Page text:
With such real-life consequences in mind, AARP Foundation Litigation and the Consumer Federation of America filed a friend-of-the-court brief in Jones v. Harris on behalf of Winerman and her fellow investors. Noting that the amount investment advisers are paid for their services is deducted from mutual fund assets, the brief said that “resolution of the issues in this case will have a significant impact on the ability of current and future retirees to realize financial security in retirement.”
Winerman puts it more plainly. “This is my retirement,” she says. “This is what I’m going to live on for the rest of my life.”
Challenging the fees
While mutual funds offer convenience to investors, their structures are often far from simple. The Oakmark group of mutual funds was created by Harris Associates, which also decided who would sit on the fund’s board—the same board that approves the fees to be paid to Harris for its advisory work. It’s a common structure in the industry, and one that inherently poses a conflict of interest, critics say.
Congress attempted to address that sort of conflict in 1970, when it amended the Investment Company Act, a 1940 law that set standards for investment companies. The new rules said investment advisers have a “fiduciary duty” not to charge too much—a duty that Winerman and the other plaintiffs said Harris breached by charging excessive fees.
In court papers, the investors noted that the 0.88 percent management fees Harris charged individual investors in three Oakmark funds were nearly double the 0.45 percent that pension funds and other institutional investors were billed for similar funds. “In dollar terms, the funds would have saved between $37 million and $58 million in one year alone under the fee schedules” used for Oakmark’s institutional clients, they argued.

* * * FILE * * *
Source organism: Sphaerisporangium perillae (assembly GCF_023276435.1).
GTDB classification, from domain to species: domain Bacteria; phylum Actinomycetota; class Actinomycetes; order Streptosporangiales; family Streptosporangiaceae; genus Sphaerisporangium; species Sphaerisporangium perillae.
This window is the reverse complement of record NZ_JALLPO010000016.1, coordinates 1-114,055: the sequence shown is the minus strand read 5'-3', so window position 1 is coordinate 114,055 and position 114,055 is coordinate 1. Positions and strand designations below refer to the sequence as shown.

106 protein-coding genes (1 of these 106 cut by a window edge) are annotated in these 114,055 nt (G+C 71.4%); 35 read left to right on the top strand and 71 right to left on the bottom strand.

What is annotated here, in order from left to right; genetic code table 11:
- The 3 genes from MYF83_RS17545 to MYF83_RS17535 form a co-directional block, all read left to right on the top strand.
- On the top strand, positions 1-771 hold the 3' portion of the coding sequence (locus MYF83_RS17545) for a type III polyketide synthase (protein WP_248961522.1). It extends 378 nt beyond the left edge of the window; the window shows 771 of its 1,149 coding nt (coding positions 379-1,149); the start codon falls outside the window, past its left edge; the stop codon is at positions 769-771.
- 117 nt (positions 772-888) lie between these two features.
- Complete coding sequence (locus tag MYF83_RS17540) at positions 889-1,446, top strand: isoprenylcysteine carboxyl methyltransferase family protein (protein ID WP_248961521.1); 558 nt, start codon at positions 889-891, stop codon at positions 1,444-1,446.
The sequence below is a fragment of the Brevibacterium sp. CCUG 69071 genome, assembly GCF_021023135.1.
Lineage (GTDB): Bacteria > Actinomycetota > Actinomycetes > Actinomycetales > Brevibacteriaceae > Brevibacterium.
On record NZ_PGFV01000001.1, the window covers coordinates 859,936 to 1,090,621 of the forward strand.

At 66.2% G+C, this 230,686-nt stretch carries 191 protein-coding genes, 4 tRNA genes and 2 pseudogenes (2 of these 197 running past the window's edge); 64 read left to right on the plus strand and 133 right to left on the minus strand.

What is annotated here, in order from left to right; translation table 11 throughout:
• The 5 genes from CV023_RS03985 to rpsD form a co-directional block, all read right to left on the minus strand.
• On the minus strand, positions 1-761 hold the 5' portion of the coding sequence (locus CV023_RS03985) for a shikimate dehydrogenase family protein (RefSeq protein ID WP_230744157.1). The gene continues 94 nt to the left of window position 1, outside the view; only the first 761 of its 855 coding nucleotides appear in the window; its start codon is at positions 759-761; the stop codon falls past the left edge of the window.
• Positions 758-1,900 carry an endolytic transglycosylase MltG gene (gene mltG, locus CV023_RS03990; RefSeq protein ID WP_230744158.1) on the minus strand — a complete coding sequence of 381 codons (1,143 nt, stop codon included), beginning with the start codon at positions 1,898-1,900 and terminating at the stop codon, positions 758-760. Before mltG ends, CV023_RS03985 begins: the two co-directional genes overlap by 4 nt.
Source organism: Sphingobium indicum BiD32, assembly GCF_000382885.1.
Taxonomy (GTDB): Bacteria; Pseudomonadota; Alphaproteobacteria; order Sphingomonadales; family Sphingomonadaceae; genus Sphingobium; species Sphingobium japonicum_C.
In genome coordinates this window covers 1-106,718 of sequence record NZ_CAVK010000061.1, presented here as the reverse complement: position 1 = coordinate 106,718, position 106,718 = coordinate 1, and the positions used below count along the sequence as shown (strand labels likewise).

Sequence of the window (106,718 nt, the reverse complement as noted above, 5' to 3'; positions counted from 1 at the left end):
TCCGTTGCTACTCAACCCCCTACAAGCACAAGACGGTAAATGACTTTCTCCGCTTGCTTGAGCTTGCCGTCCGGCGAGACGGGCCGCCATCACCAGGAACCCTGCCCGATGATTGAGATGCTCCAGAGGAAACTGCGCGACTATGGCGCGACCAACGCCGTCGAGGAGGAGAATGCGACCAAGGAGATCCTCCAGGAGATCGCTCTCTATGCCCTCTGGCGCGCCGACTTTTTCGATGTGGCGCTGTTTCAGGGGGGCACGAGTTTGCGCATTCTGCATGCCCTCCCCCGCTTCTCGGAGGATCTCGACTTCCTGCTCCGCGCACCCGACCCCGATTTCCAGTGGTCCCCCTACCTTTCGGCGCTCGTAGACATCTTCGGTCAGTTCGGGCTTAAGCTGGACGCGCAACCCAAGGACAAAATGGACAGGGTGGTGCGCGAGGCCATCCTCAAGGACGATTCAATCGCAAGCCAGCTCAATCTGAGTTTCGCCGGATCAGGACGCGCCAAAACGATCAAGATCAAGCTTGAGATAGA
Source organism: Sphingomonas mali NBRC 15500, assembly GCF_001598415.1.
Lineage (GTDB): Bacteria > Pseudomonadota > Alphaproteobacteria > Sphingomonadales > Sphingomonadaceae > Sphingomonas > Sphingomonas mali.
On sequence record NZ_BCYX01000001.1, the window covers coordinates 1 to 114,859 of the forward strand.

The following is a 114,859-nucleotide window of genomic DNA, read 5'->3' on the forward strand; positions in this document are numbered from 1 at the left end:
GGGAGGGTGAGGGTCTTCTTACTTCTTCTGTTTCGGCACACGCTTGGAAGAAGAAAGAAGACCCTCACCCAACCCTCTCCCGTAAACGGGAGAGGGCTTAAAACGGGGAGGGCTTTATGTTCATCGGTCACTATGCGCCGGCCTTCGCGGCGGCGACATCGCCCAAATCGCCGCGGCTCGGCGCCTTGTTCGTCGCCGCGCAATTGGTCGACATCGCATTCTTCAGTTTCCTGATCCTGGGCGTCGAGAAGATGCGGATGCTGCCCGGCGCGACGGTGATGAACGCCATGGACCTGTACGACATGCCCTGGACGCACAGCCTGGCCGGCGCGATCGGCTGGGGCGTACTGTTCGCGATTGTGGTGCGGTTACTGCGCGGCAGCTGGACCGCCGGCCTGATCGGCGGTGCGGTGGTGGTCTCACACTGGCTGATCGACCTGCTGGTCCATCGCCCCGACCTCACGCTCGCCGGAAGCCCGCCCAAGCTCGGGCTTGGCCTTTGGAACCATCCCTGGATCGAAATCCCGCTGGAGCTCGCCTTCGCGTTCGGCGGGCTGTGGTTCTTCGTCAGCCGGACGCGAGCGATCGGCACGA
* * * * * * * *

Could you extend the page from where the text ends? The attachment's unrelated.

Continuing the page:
But Harris disagreed, insisting that the fees were permissible because the three funds had performed well, and the fees were similar to those charged by other industry funds.
Since 1982, such disputes have been governed by a federal appeals court ruling that said fund advisers were only in violation of the 1970 law if their fee was “so disproportionately large that it bears no reasonable relationship to the services rendered,” and could not have resulted from a fair bargaining process—a standard that has proven nearly impossible for disgruntled investors to meet.
The Seventh Circuit seemed to add to that burden by ruling that the investors needed to show that the advisers—in this case, Harris—misled the fund’s board directors who approved the fees. The Supreme Court, in its unanimous decision last week, rejected the Seventh Circuit ruling. But the opinion, written by Justice Samuel Alito, kept in place the industry-friendly 1982 standard.
A partial win for both sides
The mutual fund industry called the ruling a victory. Paul Schott Stevens, president and CEO of the Investment Company Institute, says that by maintaining the existing standard, the Supreme Court’s decision “brings stability and certainty for mutual funds, their directors, and almost 90 million investors.”
But advocates for investors also saw good news in the decision. James C. Bradley, an attorney for Winerman, notes that the opinion specifically clarified that courts may consider the discrepancy between fees charged to individual investors and those charged to institutional clients when evaluating whether fees are excessive—a comparison that the mutual fund industry had hoped to avoid. That gives investors a new tool that could make it easier to challenge mutual fund fees.
A lower court will now rehear Jones v. Harris, and Winerman’s team plans to use that clarification from the Supreme Court ruling to bolster its case.